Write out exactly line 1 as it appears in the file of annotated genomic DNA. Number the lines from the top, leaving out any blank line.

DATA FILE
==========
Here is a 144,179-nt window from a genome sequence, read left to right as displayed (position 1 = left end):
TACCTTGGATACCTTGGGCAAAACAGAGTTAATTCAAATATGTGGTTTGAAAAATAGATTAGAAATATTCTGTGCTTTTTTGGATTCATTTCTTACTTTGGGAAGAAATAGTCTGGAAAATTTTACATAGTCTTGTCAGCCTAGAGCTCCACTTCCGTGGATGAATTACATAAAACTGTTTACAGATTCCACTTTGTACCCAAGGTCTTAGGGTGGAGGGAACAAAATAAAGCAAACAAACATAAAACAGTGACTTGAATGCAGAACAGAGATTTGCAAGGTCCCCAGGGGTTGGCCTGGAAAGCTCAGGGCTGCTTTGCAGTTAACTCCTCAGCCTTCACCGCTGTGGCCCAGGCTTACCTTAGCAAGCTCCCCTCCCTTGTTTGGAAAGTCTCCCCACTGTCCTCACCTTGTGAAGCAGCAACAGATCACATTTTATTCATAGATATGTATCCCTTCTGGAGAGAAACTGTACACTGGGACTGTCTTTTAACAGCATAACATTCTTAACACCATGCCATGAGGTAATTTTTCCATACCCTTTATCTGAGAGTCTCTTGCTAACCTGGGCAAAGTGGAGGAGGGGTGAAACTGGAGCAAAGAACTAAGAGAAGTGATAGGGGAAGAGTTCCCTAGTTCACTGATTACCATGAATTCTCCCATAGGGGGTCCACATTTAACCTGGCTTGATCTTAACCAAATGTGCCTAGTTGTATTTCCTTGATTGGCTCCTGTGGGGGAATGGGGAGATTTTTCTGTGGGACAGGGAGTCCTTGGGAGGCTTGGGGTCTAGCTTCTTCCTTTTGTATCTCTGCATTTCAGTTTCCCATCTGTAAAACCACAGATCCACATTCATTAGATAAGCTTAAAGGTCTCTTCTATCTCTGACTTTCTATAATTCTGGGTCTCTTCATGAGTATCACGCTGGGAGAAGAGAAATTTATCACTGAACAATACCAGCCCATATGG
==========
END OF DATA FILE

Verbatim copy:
Here is a 144,179-nt window from a genome sequence, read left to right as displayed (position 1 = left end):